1st Brigade Combat Team PAO NCOIC
"The patriot volunteer, fighting for country and his rights, makes the most reliable soldier on earth."
-- Gen. Stonewall Jackson
Similar to this passage, the patriot volunteer who selflessly serves his community can make the most reliable citizen on earth.
More than 20 Soldiers from A Company, 1st Brigade Special Troops Battalion, 1st Brigade Combat Team, recently spent countless hours of their personal time working after duty hours to rebuild a children's park in Clayton, giving back to the community that supports them.
"It shows their commitment and their dedication towards helping the community," said Lt. Col. James DePolo, 1st Brigade Special Troops Battalion commander. "It's a project for the kids; it shows that outside of their work, (Soldiers) are volunteering their own time to help their fellow Americans and their community."
It's been said that "it takes a village to raise a child." The village of Clayton graciously accepted the Soldiers' desire to help with what they saw as an important community project.
"This project would never have happened without Fort Drum; we didn't have the manpower to do it," said Clayton Mayor Norma J. Zimmer. "Financially, we couldn't do it if we had to pay for the labor. We have a lot of community spirit behind it, but it's the military that's made this project happen."
A number of engineer Soldiers live in the village, and they had brought their children to play in the park in the past. They realized how important it was for their kids to play there and how important it is to them, as parents, to bring their children.
"We have lived there (in Clayton) for the past five years, and it's a place that I wanted my Family to live because of the community and the people who live there," said 1st Sgt. Christopher Hicks, A Company senior enlisted adviser.
Military spouses, in the absence of their Soldiers, often rely on companionship and support from their fellow community members. Soldiers also recognize the value of community support, especially after multiple deployments.
"I was deployed to Afghanistan twice during those five years, and my kids played at the park every day, or every other day, while I was gone and I wanted to give whatever I could back to the community that helped support my Family in my absence," Hicks added.
The park was originally constructed in 1987, with the assistance of more than 50 volunteers from 10th Mountain Division (LI). Twenty-six years later, Fort Drum Soldiers work to sustain the park and the relationship with its valued community members.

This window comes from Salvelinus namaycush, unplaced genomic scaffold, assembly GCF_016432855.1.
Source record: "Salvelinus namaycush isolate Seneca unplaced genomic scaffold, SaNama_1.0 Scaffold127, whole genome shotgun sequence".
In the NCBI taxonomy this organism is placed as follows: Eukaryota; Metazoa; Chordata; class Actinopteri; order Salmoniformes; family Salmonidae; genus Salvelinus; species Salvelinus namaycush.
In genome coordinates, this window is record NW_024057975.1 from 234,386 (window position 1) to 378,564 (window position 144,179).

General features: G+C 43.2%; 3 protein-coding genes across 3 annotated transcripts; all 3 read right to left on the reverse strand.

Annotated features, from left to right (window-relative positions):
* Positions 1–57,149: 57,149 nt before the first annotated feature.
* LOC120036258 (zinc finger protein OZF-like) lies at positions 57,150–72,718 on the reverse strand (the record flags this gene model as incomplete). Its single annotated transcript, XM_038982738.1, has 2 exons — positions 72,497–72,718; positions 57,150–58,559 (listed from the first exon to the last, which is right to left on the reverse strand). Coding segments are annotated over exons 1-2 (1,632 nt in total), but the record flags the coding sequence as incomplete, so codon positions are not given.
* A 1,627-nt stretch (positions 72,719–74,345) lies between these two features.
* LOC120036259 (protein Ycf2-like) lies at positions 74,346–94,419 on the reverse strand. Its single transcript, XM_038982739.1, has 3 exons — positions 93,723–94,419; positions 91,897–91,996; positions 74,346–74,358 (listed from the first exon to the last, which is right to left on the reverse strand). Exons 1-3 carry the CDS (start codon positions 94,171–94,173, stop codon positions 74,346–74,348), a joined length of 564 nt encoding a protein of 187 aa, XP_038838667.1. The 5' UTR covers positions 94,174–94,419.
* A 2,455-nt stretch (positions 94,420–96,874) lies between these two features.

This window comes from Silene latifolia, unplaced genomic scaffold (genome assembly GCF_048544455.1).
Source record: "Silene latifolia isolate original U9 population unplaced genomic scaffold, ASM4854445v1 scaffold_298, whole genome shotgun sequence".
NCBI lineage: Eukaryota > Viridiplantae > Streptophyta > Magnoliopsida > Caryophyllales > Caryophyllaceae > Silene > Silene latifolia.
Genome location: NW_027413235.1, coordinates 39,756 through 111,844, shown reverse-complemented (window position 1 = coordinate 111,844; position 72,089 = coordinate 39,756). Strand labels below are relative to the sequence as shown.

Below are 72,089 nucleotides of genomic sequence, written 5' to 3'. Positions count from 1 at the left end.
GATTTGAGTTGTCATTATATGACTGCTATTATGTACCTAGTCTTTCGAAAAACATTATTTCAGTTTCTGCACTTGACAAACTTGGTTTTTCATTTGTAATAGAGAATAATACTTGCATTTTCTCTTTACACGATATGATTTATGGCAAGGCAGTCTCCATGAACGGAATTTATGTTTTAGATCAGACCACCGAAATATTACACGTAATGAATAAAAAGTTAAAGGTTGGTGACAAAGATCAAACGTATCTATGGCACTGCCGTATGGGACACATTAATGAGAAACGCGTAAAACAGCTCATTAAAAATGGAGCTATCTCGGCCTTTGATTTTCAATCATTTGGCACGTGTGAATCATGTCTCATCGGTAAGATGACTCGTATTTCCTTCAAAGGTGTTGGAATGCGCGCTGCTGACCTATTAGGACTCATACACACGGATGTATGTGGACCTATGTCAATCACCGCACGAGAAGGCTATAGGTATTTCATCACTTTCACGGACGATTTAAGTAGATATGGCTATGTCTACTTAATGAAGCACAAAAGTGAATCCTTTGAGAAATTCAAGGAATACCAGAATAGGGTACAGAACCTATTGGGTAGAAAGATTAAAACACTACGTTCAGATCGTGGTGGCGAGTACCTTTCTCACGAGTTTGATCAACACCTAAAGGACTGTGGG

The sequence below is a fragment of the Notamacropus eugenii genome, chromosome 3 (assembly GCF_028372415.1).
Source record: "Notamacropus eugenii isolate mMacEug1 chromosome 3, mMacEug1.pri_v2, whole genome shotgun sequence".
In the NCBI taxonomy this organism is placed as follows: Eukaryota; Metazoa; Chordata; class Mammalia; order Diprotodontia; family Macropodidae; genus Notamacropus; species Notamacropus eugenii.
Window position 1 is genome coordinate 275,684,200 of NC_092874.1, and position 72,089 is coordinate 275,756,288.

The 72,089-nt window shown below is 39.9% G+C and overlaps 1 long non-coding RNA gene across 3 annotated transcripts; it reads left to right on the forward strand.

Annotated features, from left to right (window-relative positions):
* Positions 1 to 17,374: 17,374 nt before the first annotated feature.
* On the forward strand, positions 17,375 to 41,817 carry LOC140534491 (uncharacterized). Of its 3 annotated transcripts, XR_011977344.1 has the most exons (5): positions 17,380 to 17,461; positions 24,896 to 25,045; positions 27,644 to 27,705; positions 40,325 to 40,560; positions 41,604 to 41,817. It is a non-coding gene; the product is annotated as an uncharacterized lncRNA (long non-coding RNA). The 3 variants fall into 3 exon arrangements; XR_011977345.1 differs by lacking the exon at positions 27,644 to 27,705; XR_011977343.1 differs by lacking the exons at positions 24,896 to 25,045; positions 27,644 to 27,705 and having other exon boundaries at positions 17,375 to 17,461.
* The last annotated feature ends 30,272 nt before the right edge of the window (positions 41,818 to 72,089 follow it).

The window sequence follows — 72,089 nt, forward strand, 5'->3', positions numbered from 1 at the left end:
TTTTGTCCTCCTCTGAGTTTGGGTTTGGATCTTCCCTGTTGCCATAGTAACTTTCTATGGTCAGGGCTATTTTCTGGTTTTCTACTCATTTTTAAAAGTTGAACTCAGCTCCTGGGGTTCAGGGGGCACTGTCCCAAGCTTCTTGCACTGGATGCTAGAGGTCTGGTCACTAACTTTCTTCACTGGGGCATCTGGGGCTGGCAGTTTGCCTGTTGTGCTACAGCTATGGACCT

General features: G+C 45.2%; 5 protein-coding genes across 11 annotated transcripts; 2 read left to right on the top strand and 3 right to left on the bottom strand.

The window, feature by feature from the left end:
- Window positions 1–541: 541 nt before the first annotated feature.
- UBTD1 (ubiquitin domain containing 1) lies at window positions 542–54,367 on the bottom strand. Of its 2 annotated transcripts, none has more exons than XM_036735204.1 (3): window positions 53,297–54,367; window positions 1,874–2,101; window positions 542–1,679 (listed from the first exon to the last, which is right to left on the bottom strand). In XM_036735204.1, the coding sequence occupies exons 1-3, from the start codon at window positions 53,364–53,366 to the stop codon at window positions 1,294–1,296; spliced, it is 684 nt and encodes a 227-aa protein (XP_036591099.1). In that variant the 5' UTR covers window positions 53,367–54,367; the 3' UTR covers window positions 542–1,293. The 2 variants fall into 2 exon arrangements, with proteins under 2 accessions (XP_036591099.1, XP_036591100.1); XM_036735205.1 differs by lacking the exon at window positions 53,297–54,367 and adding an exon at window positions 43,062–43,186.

"We work very hard at work during the duty day, and it makes me proud to see our Soldiers come out here on their own time with no expectation of reward -- just their personal gratification," DePolo said.
To their surprise, the Soldiers did receive a very humbling reward. They were called off the work site and into a neighboring town hall building to see hundreds of local students, teachers and parents offer their thanks.
The children sang a number of patriotic songs and shared smiles with Soldiers that day as a strong, unified community.
"I was surprised when I saw all of the kids and even more surprised in seeing the (number) of kids that would play at the park," said Spc. Bryant E. Hendricks, A Company engineer.
"To me, that made the whole thing more than worth it; it made us want to finish it that much more," Hicks said.
DePolo said he hopes to see Soldiers come back with their Families 26 years from now and see it still standing, adding he hopes they remember the countless smiles they surely brought to many kids' faces.
The "patriot volunteers" and Clayton community members involved in this project worked hand in hand to make repairs and improvements to the park. On many occasions, they put on their tactical headlamps and worked well into the night.
This partnership effort also gave Soldiers an opportunity to work with the Rotary Club, village Department of Public Works, the Veterans of Foreign Wars, the mayor and private businesses.
"I wasn't surprised with the Soldiers that did come out to help. It takes a different type of Soldier, and person in general, to volunteer their time to help out other people," Hicks said. "I can't tell my Soldier how proud I am of them."
The Soldiers' expertise substantially contributed to the expeditious completion of the project.
"It was very evident that there was previous experience out on the job site. Once everyone got the hang of things, they really picked it up and got it done," said Staff Sgt. George Williams, Earth Moving platoon sergeant.
Originally, Clayton officials estimated that it could take up to 100 volunteers in order to complete the project. With A Company's construction and engineering experience, coupled with the motivation and morale of the troops, they were able to complete the project with only 20-30 Soldiers.
Soldiers of A Company have been involved in a number of community assistance projects, to include helping to build a home as part of a Habitat for Humanity effort, many hours spent at the Watertown Urban Mission, and coaching and refereeing basketball and football games, to name a few.
"Our company has always done some kind of volunteer work since I have been in the company," Hicks said. "I would encourage more units to get out and do stuff like this in the community; it's good for the unit and a great thing to give back to the people that support our Families while we are deployed."
Some aspects of the playground, that carried the weight of children or had many moving parts, such as suspension bridges and slides, had to be constructed with a lot of care and to a specific standard.
With the pride and the care the patriot volunteers put into the project, it was not hard to ensure everything was done exactly as planned.
"When I (take) my kids up there to play, I will have a great sense of personal pride knowing that I simply helped," Williams said.